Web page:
If you still don’t have any contacts in the country, your best option for visiting for reconnaissance is getting a basic tourist (L) visa. It will allow you to move freely through China, except for Tibet, where a special permission is required and usually handled through a tourist agency.
A L visa is valid for one month, but can be extended two times, for one more month each. Bear in mind that all conditions can change depending of the “mood” of the immigration authorities.
If you are in good relations with any Chinese company or WOFE (a business in China which is owned by a foreign company), you can ask them for a invitation letter that will allow you to get a six months multi-entry business visa (F). This way you will not have to worry about visa extensions, but the maximum stay in the country with this visa is 90 days. You will have to leave and come back again each three months maximum. The good news is that Macau and Hong Kong count as foreigner territory for this purpose.
All foreigners need a visa to stay in China, except Hong Kong and Macau citizens. Be sure to contact your local Chinese embassy or consulate for the latest information and procedures, but following is a list of documents normally required and information about each type of visa:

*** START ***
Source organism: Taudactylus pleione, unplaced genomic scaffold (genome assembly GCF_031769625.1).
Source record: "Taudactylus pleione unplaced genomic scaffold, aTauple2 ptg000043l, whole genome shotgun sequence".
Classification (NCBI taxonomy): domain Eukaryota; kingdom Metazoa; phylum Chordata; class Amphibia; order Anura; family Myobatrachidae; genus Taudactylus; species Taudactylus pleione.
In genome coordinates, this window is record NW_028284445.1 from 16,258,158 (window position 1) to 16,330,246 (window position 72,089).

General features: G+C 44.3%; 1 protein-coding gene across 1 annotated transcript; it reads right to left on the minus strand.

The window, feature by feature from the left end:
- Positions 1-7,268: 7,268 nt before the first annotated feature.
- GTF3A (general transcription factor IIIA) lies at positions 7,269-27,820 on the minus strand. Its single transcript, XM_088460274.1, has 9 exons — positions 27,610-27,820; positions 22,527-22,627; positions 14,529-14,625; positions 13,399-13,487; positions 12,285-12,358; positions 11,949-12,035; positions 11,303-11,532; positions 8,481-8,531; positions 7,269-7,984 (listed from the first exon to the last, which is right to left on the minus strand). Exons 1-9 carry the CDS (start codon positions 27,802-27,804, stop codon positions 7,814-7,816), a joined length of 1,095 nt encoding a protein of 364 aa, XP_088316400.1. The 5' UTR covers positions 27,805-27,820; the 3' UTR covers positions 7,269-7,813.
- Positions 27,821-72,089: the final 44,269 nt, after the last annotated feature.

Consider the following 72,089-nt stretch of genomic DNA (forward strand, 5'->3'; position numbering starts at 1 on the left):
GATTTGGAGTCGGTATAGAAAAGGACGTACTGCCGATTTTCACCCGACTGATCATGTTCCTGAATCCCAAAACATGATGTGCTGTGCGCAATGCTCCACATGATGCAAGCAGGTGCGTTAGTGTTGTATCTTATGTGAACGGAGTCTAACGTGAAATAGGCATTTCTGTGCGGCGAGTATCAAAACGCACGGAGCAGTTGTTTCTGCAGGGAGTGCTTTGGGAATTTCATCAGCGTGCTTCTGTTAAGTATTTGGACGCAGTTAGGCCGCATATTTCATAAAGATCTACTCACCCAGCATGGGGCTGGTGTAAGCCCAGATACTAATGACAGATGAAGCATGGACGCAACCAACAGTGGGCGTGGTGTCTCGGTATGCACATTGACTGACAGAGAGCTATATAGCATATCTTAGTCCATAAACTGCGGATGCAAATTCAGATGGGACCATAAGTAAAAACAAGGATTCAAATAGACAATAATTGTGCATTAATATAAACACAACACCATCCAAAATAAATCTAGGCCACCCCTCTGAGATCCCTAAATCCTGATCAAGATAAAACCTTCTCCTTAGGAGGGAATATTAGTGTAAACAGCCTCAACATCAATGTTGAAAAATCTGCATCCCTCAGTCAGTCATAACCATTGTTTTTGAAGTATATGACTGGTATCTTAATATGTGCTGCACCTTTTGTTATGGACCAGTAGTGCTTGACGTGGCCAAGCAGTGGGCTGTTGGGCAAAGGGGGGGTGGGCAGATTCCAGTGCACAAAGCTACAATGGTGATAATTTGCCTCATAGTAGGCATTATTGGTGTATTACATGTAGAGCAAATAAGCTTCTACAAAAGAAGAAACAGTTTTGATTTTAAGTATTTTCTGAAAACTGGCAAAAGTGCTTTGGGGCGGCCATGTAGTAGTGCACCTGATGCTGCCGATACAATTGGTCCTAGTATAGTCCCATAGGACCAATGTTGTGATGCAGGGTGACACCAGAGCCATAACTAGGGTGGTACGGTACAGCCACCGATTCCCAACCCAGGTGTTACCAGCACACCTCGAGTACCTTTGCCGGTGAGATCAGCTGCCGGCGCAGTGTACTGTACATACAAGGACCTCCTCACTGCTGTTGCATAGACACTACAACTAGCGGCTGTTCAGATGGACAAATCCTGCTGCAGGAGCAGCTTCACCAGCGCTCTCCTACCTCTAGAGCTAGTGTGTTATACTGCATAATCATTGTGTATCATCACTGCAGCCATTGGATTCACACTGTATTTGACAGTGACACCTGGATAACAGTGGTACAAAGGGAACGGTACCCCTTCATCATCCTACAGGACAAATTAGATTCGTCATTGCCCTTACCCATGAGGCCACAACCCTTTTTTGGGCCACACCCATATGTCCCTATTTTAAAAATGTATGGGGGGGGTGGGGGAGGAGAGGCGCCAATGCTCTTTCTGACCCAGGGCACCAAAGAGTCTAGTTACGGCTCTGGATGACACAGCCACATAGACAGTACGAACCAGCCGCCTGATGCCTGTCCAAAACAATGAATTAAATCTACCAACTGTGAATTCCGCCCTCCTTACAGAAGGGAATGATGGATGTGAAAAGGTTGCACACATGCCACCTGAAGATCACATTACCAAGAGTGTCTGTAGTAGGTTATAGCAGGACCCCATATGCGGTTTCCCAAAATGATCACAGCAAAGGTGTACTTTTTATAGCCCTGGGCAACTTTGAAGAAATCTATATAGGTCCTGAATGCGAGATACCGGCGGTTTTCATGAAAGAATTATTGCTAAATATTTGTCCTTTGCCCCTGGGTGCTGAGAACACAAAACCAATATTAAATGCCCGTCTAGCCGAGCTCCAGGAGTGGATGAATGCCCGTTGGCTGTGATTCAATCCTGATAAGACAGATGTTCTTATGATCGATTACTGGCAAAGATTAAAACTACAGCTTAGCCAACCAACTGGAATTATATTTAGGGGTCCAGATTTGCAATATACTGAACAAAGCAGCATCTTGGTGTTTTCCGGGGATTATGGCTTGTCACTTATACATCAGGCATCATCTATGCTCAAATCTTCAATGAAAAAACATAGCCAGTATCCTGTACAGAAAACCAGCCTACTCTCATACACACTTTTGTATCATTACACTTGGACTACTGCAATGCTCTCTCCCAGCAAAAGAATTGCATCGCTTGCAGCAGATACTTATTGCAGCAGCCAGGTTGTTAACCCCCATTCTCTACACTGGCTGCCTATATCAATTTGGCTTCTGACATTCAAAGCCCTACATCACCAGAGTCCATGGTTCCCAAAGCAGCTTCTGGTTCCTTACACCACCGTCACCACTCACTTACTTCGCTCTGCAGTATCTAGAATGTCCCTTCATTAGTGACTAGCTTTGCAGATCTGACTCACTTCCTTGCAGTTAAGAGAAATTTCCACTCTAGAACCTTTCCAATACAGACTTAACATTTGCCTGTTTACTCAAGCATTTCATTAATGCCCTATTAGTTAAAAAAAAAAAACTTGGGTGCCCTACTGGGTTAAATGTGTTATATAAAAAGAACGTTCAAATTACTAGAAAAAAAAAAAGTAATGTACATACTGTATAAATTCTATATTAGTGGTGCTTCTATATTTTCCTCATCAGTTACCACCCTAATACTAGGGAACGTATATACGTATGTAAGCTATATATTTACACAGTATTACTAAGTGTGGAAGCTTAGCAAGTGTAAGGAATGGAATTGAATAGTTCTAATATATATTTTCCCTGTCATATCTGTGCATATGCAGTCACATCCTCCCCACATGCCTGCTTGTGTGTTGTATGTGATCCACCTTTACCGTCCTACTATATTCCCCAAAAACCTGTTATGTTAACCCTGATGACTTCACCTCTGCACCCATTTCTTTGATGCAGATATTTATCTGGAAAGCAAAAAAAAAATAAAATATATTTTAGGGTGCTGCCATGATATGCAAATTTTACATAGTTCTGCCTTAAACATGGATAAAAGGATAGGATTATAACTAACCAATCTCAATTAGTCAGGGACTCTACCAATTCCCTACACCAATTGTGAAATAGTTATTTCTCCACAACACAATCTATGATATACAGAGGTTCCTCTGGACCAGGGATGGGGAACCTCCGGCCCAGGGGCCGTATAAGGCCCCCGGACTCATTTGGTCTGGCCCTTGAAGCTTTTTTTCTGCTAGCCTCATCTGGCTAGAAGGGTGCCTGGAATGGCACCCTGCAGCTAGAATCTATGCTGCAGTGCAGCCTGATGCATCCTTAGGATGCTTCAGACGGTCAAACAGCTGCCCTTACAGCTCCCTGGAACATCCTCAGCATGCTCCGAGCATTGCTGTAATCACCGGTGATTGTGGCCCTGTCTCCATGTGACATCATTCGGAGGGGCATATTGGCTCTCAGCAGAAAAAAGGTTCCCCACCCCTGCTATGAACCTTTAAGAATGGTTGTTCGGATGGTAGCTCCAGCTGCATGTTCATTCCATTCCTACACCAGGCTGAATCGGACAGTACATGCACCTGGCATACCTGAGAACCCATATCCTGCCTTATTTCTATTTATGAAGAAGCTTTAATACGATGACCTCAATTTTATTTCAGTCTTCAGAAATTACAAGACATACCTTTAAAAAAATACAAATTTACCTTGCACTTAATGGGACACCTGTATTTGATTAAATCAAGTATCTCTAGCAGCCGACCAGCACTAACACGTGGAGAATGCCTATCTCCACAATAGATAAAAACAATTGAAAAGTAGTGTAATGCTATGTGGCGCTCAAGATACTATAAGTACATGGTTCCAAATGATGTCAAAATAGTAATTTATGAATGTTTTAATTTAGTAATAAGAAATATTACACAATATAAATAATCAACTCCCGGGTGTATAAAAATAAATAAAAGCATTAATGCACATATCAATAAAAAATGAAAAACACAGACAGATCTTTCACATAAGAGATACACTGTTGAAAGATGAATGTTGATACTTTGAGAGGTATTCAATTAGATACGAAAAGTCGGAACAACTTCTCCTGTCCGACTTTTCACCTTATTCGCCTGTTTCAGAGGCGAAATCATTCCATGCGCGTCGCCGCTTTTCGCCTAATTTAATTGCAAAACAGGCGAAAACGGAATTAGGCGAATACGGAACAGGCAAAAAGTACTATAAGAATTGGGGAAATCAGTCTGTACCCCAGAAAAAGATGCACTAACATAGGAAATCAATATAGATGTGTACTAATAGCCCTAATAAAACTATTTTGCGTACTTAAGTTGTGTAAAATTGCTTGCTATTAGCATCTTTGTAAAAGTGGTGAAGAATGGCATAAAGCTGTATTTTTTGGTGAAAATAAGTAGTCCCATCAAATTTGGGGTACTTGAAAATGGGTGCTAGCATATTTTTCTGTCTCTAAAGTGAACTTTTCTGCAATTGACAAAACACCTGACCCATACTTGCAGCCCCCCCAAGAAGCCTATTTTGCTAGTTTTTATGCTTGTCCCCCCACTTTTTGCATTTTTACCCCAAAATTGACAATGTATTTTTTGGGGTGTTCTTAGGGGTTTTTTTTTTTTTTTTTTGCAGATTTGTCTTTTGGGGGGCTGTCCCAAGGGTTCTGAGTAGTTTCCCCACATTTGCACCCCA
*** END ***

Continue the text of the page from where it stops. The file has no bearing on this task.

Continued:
Tourist Visa (L)
- Original copy of a valid passport
- You need to give an address at immigration when you arrive; so you must have an intended address arranged before you travel.
- Completed Foreigner Visa and Residence Permit Application Form
- Passport-size photo- no more than 6 months old.
- Single/multiple entry visa available
- It depends of each embassy, but generally it takes 4 working days to process
- No health check required
- Maximum validity – 6 months
Business Visa (F)
- original copy of a passport with at least six more months’ validity and one blank page
- completed Visa Application Form
- one passport-size photo
- letter of invitation (in Chinese) from an authorized Chinese Government Department, or invitation letters from the host company, meeting or exhibition organizers in China, known as an “Invitation Letter of Duly Authorized Unit” or “Confirmation Letter of Invitation”
- multiple/single entry visa available
- 4 working days to process
Note that persons who have serious psychiatric or contagious diseases could be denied a visa. Generally speaking, this also applies to journalists, unless the journalist is visiting on official business. As China tries to control information in and out of the country, they do not encourage individuals reporting and/or writing stories that they cannot control. If any of these situations apply to you, the best course of action is to be discreet and not forthcoming with the information.
For more information, visit the Shanghai Municipal Government website.